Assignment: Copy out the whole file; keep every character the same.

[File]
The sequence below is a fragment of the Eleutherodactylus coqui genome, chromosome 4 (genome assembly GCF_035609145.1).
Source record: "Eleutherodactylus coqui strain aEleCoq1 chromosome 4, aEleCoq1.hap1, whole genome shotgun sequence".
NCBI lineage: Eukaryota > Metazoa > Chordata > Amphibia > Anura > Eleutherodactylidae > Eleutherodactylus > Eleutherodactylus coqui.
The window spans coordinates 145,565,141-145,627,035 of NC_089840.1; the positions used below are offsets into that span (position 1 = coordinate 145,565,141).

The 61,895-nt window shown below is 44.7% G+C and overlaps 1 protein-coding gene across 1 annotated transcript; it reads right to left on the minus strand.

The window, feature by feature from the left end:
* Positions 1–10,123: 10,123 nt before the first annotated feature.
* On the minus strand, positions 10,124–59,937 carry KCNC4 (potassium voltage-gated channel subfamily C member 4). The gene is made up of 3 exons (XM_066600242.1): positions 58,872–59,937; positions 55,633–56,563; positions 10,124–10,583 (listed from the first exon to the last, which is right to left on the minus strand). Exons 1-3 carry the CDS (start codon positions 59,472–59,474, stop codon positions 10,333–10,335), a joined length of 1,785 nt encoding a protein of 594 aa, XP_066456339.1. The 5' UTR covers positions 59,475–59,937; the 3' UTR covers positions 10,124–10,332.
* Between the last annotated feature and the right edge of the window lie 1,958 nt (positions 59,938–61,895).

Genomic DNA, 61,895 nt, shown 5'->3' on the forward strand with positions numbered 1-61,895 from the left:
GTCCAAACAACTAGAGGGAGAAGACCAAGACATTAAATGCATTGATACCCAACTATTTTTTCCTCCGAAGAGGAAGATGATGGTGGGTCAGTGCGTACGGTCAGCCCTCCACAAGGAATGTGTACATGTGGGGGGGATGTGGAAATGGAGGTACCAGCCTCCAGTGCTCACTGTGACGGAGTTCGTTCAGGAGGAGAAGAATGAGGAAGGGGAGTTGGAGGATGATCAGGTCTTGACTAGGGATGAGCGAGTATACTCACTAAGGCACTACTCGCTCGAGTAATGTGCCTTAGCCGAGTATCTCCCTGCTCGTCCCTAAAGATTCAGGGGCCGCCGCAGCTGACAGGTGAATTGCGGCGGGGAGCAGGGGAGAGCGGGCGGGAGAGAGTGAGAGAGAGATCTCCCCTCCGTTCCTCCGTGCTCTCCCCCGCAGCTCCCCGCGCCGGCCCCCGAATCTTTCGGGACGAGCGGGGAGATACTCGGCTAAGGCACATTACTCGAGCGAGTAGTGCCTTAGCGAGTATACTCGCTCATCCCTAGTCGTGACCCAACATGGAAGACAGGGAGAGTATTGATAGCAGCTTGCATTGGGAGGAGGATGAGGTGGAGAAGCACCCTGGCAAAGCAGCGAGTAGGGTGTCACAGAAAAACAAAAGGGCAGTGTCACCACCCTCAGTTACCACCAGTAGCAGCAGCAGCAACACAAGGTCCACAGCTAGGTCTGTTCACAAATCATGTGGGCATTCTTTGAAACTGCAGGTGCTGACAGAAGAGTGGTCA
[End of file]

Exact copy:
The sequence below is a fragment of the Eleutherodactylus coqui genome, chromosome 4 (genome assembly GCF_035609145.1).
Source record: "Eleutherodactylus coqui strain aEleCoq1 chromosome 4, aEleCoq1.hap1, whole genome shotgun sequence".
NCBI lineage: Eukaryota > Metazoa > Chordata > Amphibia > Anura > Eleutherodactylidae > Eleutherodactylus > Eleutherodactylus coqui.
The window spans coordinates 145,565,141-145,627,035 of NC_089840.1; the positions used below are offsets into that span (position 1 = coordinate 145,565,141).

The 61,895-nt window shown below is 44.7% G+C and overlaps 1 protein-coding gene across 1 annotated transcript; it reads right to left on the minus strand.

The window, feature by feature from the left end:
* Positions 1–10,123: 10,123 nt before the first annotated feature.
* On the minus strand, positions 10,124–59,937 carry KCNC4 (potassium voltage-gated channel subfamily C member 4). The gene is made up of 3 exons (XM_066600242.1): positions 58,872–59,937; positions 55,633–56,563; positions 10,124–10,583 (listed from the first exon to the last, which is right to left on the minus strand). Exons 1-3 carry the CDS (start codon positions 59,472–59,474, stop codon positions 10,333–10,335), a joined length of 1,785 nt encoding a protein of 594 aa, XP_066456339.1. The 5' UTR covers positions 59,475–59,937; the 3' UTR covers positions 10,124–10,332.
* Between the last annotated feature and the right edge of the window lie 1,958 nt (positions 59,938–61,895).

Genomic DNA, 61,895 nt, shown 5'->3' on the forward strand with positions numbered 1-61,895 from the left:
GTCCAAACAACTAGAGGGAGAAGACCAAGACATTAAATGCATTGATACCCAACTATTTTTTCCTCCGAAGAGGAAGATGATGGTGGGTCAGTGCGTACGGTCAGCCCTCCACAAGGAATGTGTACATGTGGGGGGGATGTGGAAATGGAGGTACCAGCCTCCAGTGCTCACTGTGACGGAGTTCGTTCAGGAGGAGAAGAATGAGGAAGGGGAGTTGGAGGATGATCAGGTCTTGACTAGGGATGAGCGAGTATACTCACTAAGGCACTACTCGCTCGAGTAATGTGCCTTAGCCGAGTATCTCCCTGCTCGTCCCTAAAGATTCAGGGGCCGCCGCAGCTGACAGGTGAATTGCGGCGGGGAGCAGGGGAGAGCGGGCGGGAGAGAGTGAGAGAGAGATCTCCCCTCCGTTCCTCCGTGCTCTCCCCCGCAGCTCCCCGCGCCGGCCCCCGAATCTTTCGGGACGAGCGGGGAGATACTCGGCTAAGGCACATTACTCGAGCGAGTAGTGCCTTAGCGAGTATACTCGCTCATCCCTAGTCGTGACCCAACATGGAAGACAGGGAGAGTATTGATAGCAGCTTGCATTGGGAGGAGGATGAGGTGGAGAAGCACCCTGGCAAAGCAGCGAGTAGGGTGTCACAGAAAAACAAAAGGGCAGTGTCACCACCCTCAGTTACCACCAGTAGCAGCAGCAGCAACACAAGGTCCACAGCTAGGTCTGTTCACAAATCATGTGGGCATTCTTTGAAACTGCAGGTGCTGACAGAAGAGTGGTCA